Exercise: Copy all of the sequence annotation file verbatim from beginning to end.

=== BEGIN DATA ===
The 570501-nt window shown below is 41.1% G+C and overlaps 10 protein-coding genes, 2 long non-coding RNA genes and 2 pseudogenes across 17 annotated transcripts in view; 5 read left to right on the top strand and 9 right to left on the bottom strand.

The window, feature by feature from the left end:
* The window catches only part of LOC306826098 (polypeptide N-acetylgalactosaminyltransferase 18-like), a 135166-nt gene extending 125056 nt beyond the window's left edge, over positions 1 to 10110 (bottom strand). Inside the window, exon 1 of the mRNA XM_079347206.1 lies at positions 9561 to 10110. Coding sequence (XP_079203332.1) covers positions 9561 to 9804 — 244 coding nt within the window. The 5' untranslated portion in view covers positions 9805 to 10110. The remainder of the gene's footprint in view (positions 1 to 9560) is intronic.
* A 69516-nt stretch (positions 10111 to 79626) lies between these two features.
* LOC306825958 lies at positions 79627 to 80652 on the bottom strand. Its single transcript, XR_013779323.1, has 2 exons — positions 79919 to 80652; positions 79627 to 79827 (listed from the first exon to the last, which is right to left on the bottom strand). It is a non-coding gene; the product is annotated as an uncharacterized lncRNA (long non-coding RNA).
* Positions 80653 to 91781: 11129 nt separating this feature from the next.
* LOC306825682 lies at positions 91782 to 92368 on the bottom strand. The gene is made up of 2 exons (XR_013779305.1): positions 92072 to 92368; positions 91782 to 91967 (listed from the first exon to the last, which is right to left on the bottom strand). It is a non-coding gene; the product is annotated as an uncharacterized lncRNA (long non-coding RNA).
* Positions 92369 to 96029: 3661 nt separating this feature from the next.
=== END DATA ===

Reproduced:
The 570501-nt window shown below is 41.1% G+C and overlaps 10 protein-coding genes, 2 long non-coding RNA genes and 2 pseudogenes across 17 annotated transcripts in view; 5 read left to right on the top strand and 9 right to left on the bottom strand.

The window, feature by feature from the left end:
* The window catches only part of LOC306826098 (polypeptide N-acetylgalactosaminyltransferase 18-like), a 135166-nt gene extending 125056 nt beyond the window's left edge, over positions 1 to 10110 (bottom strand). Inside the window, exon 1 of the mRNA XM_079347206.1 lies at positions 9561 to 10110. Coding sequence (XP_079203332.1) covers positions 9561 to 9804 — 244 coding nt within the window. The 5' untranslated portion in view covers positions 9805 to 10110. The remainder of the gene's footprint in view (positions 1 to 9560) is intronic.
* A 69516-nt stretch (positions 10111 to 79626) lies between these two features.
* LOC306825958 lies at positions 79627 to 80652 on the bottom strand. Its single transcript, XR_013779323.1, has 2 exons — positions 79919 to 80652; positions 79627 to 79827 (listed from the first exon to the last, which is right to left on the bottom strand). It is a non-coding gene; the product is annotated as an uncharacterized lncRNA (long non-coding RNA).
* Positions 80653 to 91781: 11129 nt separating this feature from the next.
* LOC306825682 lies at positions 91782 to 92368 on the bottom strand. The gene is made up of 2 exons (XR_013779305.1): positions 92072 to 92368; positions 91782 to 91967 (listed from the first exon to the last, which is right to left on the bottom strand). It is a non-coding gene; the product is annotated as an uncharacterized lncRNA (long non-coding RNA).
* Positions 92369 to 96029: 3661 nt separating this feature from the next.